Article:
In today's society, here in the US, the postpartum time is one of the most neglected and overlooked part of the childbearing cycle. How often do we, as brand new moms, head back to work within weeks? How often do we think that the perfect gift for a new baby is clothes, when the family might really need some help with their other children or a few meals made?
Did you know that in other cultures and countries, the time after a baby is born is treated so much differently than we treat it here? Here are just a few postpartum practices from around the globe, taken from Robin Lim's wonderful book, “After the Baby Comes”.
On the island of Palau, new mothers are honored in a celebration called “Ngasech”. After 4 to 10 days of ritual cleansing, the “Ngasech” ritual elevates the postpartum woman to her exalted role of mother with chanting, feasting and flowers.
Rituals like these, even if totally foreign to us, can help us remember that our 10 days of “cleansing” can be just staying home with out baby, nursing and bonding. And motherhood as an “exalted role”-we forget that too, when often all the focus is on the baby, but maybe not on what we need as mothers to fill our role.
Most Indonesian women do not go out of the family compound or resume their regular responsibilities until the baby is forty-two days old. On the forty-second day, the baby is named , the village participates in the beautiful ritual and a feast is held.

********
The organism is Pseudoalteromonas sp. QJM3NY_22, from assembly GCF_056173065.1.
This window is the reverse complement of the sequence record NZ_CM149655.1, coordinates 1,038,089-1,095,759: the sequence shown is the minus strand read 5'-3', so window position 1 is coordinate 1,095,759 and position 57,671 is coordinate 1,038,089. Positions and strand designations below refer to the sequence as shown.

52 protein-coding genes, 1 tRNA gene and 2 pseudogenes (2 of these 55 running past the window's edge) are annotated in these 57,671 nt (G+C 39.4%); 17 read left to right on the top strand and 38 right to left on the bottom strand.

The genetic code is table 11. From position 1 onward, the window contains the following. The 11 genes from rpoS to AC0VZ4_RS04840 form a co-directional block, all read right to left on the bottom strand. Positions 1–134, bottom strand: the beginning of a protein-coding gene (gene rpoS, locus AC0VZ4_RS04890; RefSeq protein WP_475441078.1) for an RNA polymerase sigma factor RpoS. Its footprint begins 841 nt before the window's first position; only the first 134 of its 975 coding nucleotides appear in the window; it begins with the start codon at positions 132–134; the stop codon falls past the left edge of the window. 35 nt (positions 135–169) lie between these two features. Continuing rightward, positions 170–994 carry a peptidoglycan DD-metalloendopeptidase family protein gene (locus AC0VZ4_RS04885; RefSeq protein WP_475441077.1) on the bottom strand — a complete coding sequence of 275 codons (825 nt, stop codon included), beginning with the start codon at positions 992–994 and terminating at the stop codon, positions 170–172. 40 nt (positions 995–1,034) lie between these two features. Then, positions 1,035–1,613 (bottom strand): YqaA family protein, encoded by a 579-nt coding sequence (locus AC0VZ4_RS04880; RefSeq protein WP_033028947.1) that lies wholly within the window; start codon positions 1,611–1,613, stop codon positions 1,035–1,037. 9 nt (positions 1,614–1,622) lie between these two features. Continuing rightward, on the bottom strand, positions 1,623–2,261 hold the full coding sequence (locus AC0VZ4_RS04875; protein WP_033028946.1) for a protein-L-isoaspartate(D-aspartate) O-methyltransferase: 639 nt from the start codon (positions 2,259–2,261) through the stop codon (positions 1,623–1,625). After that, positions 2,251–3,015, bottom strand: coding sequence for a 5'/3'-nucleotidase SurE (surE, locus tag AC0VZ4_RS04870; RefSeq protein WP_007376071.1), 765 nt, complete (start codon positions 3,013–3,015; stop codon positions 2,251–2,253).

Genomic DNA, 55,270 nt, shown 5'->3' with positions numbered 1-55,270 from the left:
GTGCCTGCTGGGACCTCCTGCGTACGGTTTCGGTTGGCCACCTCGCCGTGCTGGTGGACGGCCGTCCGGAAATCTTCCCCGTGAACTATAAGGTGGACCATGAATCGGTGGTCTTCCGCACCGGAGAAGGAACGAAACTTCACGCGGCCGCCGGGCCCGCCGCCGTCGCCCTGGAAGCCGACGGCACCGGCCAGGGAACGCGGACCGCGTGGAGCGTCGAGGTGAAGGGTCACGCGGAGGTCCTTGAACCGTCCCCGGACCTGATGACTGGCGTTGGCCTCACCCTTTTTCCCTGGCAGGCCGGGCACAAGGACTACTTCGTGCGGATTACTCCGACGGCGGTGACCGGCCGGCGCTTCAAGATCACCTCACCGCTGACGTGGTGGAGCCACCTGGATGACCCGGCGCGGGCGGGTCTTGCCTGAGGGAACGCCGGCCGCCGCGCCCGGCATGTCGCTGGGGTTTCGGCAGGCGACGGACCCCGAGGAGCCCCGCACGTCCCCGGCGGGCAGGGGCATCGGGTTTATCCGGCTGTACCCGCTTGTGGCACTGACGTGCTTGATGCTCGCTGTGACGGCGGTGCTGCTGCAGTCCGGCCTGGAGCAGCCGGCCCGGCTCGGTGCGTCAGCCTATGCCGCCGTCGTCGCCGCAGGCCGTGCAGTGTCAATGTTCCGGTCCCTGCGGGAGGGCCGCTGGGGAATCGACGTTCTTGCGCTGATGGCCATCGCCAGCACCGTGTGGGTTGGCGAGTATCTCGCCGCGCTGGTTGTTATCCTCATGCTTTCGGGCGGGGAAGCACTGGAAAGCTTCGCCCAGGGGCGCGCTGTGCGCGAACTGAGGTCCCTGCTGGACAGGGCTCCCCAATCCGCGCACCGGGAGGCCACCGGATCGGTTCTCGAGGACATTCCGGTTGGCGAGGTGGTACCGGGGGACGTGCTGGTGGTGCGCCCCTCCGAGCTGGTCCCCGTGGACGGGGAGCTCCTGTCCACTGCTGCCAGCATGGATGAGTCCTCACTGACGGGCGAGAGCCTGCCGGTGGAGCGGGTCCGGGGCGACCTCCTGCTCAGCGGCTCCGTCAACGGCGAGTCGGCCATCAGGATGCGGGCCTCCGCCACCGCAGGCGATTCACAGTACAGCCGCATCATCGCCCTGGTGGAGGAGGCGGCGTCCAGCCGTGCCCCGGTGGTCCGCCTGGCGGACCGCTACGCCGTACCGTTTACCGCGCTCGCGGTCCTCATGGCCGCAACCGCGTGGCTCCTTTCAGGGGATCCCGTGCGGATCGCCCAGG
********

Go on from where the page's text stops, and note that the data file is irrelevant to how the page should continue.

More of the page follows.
For most women in our culture, this is not even possible because we simply don't live with our extended families. So, maybe not leaving your house for over a month isn't possible, but could you arrange that for at least a week or two after your baby comes?
In India, Aruyvedic tradition encourages a new mother to stay home and be pampered for the first twenty-two days postpartum. Her role as an exalted one is honored. This time of rest helps strengthen the infant-mother bond. In this precious lying-in time, breastfeeding becomes smooth. Rest and protection of both mother and baby's delicate nervous systems are priorities. Few visitors are allowed.
For so many reasons, I think this Indian tradition is right on. The new mother is resting, getting the attention she needs to heal and to learn how to be a mother. She is being pampered, and honored, and most of all gets the wonderful opportunity to just be with her baby. And guess what....a lot of problems are avoided in the process. Breastfeeding is established and most likely becomes successful (which means baby is gaining and is happy) and infections and illnesses are avoided because mom and baby are shielded from germs.
Dream up your own vision for your postpartum time, and begin your own family ritual. As Robin Lim says, “You're pregnant for nine months, you're postpartum for the rest of your life”.